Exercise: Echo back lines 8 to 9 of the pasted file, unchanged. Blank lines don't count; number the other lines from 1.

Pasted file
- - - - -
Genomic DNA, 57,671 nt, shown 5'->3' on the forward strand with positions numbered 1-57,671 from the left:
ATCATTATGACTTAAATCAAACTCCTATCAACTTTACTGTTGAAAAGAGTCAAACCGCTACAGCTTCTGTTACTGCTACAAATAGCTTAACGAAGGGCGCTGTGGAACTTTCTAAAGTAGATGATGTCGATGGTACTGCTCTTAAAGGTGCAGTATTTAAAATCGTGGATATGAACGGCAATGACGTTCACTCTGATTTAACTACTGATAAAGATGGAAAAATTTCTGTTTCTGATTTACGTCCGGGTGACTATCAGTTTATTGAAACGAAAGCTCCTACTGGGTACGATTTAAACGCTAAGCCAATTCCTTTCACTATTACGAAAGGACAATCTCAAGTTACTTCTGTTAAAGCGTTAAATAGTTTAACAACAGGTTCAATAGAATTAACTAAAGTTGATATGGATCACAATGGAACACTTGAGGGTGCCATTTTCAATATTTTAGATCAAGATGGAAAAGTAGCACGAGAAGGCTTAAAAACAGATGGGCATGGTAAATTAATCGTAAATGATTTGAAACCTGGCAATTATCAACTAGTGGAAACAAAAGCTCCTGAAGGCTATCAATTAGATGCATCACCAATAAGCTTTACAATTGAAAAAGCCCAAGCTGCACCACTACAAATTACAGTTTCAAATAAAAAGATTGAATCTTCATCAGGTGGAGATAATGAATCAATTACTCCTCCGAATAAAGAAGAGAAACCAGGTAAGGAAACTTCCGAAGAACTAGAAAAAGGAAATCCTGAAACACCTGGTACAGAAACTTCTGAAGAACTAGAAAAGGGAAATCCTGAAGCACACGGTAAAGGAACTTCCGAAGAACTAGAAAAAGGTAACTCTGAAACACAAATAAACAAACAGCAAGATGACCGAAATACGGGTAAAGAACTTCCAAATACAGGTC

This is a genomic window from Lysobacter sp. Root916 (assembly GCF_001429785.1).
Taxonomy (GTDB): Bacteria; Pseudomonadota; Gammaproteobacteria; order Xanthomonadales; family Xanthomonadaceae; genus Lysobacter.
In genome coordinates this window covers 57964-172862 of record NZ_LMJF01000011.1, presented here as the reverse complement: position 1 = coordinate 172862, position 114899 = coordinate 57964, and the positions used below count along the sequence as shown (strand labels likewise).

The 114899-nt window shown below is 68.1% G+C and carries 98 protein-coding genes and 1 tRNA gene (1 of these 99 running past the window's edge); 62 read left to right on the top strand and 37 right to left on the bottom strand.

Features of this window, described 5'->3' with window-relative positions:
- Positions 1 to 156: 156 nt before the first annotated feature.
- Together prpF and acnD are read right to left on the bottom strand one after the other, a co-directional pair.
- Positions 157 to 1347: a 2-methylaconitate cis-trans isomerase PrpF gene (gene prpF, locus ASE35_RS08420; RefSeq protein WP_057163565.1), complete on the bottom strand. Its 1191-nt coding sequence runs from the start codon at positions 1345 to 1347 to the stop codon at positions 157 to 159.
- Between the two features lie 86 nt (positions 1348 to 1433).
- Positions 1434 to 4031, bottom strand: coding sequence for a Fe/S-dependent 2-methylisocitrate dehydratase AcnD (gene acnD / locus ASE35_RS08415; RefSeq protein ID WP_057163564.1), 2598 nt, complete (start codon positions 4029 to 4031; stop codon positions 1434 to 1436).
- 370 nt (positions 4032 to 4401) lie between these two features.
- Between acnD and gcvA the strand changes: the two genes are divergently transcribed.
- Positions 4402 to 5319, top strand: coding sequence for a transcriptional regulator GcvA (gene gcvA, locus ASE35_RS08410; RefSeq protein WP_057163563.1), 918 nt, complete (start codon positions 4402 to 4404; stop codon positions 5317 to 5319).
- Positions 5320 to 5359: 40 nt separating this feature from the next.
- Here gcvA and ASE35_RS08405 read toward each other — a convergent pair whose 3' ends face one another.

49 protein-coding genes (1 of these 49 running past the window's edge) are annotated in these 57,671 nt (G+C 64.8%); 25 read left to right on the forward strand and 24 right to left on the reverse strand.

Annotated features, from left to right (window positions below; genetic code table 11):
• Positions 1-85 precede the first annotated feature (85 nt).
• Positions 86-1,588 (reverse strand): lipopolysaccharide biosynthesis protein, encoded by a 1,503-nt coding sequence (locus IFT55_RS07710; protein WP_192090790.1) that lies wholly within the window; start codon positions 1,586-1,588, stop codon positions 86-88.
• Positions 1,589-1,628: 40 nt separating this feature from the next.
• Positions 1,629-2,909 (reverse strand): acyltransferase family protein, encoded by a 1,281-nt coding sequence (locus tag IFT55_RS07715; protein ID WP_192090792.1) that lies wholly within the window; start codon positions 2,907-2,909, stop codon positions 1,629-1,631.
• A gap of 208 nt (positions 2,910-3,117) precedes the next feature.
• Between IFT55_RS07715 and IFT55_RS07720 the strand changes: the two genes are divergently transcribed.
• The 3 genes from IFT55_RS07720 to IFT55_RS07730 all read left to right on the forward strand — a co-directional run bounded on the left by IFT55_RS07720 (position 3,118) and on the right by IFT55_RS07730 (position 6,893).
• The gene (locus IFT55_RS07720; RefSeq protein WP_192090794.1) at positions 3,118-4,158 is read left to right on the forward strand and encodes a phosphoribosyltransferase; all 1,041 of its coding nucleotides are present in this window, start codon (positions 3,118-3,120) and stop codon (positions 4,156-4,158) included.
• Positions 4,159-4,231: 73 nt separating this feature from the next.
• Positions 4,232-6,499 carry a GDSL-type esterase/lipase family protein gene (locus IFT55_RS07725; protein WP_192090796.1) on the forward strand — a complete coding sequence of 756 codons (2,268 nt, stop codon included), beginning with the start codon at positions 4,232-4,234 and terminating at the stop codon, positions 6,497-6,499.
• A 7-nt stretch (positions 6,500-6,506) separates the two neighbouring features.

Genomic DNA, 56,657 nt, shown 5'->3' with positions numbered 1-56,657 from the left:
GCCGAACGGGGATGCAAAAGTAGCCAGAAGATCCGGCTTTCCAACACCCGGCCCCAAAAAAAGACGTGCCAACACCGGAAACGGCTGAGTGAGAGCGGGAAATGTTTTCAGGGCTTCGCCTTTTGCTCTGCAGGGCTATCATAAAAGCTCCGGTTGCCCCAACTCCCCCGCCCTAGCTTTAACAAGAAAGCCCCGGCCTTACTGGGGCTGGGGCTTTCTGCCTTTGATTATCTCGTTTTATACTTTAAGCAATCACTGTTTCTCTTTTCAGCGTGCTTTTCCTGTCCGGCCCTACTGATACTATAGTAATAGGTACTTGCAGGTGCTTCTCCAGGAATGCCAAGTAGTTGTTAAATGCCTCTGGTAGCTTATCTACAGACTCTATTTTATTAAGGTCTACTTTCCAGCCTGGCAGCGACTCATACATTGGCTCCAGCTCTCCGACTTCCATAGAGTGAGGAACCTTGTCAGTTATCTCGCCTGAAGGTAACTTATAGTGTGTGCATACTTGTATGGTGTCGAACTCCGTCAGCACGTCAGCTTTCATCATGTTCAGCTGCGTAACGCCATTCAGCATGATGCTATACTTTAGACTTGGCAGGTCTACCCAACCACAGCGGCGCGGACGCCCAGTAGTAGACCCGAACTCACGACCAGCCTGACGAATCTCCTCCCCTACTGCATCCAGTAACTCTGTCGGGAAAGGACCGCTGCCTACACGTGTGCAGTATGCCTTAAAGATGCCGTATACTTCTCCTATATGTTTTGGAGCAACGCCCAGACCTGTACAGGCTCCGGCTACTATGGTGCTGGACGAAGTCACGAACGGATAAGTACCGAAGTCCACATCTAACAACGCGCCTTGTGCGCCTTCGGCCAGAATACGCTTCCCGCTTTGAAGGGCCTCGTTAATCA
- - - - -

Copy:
- Positions 1 to 156: 156 nt before the first annotated feature.
- Together prpF and acnD are read right to left on the bottom strand one after the other, a co-directional pair.